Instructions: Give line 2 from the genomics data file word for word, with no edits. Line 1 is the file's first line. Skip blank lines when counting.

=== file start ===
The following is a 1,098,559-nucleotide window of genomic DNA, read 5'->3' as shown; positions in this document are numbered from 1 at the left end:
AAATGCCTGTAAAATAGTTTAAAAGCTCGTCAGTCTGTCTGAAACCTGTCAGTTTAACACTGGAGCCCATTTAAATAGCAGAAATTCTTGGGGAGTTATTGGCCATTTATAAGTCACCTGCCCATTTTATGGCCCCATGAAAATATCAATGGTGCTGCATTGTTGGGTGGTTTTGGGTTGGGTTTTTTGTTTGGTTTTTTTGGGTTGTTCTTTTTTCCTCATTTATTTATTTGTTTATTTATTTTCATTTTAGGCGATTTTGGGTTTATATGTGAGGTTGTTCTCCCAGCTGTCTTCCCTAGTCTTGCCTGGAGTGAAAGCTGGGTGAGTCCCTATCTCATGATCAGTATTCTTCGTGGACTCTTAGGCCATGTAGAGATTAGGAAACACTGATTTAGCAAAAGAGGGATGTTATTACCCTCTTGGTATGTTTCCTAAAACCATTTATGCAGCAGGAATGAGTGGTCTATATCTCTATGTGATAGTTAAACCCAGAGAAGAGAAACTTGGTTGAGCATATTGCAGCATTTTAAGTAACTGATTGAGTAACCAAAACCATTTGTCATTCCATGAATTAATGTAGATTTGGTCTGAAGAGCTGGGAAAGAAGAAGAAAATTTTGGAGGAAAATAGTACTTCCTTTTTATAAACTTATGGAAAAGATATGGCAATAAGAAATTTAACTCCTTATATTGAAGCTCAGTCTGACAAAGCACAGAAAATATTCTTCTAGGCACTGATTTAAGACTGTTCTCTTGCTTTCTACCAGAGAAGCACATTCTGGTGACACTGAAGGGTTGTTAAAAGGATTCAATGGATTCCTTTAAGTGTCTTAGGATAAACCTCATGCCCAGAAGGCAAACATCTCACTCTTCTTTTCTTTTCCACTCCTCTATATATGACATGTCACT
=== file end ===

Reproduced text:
AAATGCCTGTAAAATAGTTTAAAAGCTCGTCAGTCTGTCTGAAACCTGTCAGTTTAACACTGGAGCCCATTTAAATAGCAGAAATTCTTGGGGAGTTATTGGCCATTTATAAGTCACCTGCCCATTTTATGGCCCCATGAAAATATCAATGGTGCTGCATTGTTGGGTGGTTTTGGGTTGGGTTTTTTGTTTGGTTTTTTTGGGTTGTTCTTTTTTCCTCATTTATTTATTTGTTTATTTATTTTCATTTTAGGCGATTTTGGGTTTATATGTGAGGTTGTTCTCCCAGCTGTCTTCCCTAGTCTTGCCTGGAGTGAAAGCTGGGTGAGTCCCTATCTCATGATCAGTATTCTTCGTGGACTCTTAGGCCATGTAGAGATTAGGAAACACTGATTTAGCAAAAGAGGGATGTTATTACCCTCTTGGTATGTTTCCTAAAACCATTTATGCAGCAGGAATGAGTGGTCTATATCTCTATGTGATAGTTAAACCCAGAGAAGAGAAACTTGGTTGAGCATATTGCAGCATTTTAAGTAACTGATTGAGTAACCAAAACCATTTGTCATTCCATGAATTAATGTAGATTTGGTCTGAAGAGCTGGGAAAGAAGAAGAAAATTTTGGAGGAAAATAGTACTTCCTTTTTATAAACTTATGGAAAAGATATGGCAATAAGAAATTTAACTCCTTATATTGAAGCTCAGTCTGACAAAGCACAGAAAATATTCTTCTAGGCACTGATTTAAGACTGTTCTCTTGCTTTCTACCAGAGAAGCACATTCTGGTGACACTGAAGGGTTGTTAAAAGGATTCAATGGATTCCTTTAAGTGTCTTAGGATAAACCTCATGCCCAGAAGGCAAACATCTCACTCTTCTTTTCTTTTCCACTCCTCTATATATGACATGTCACT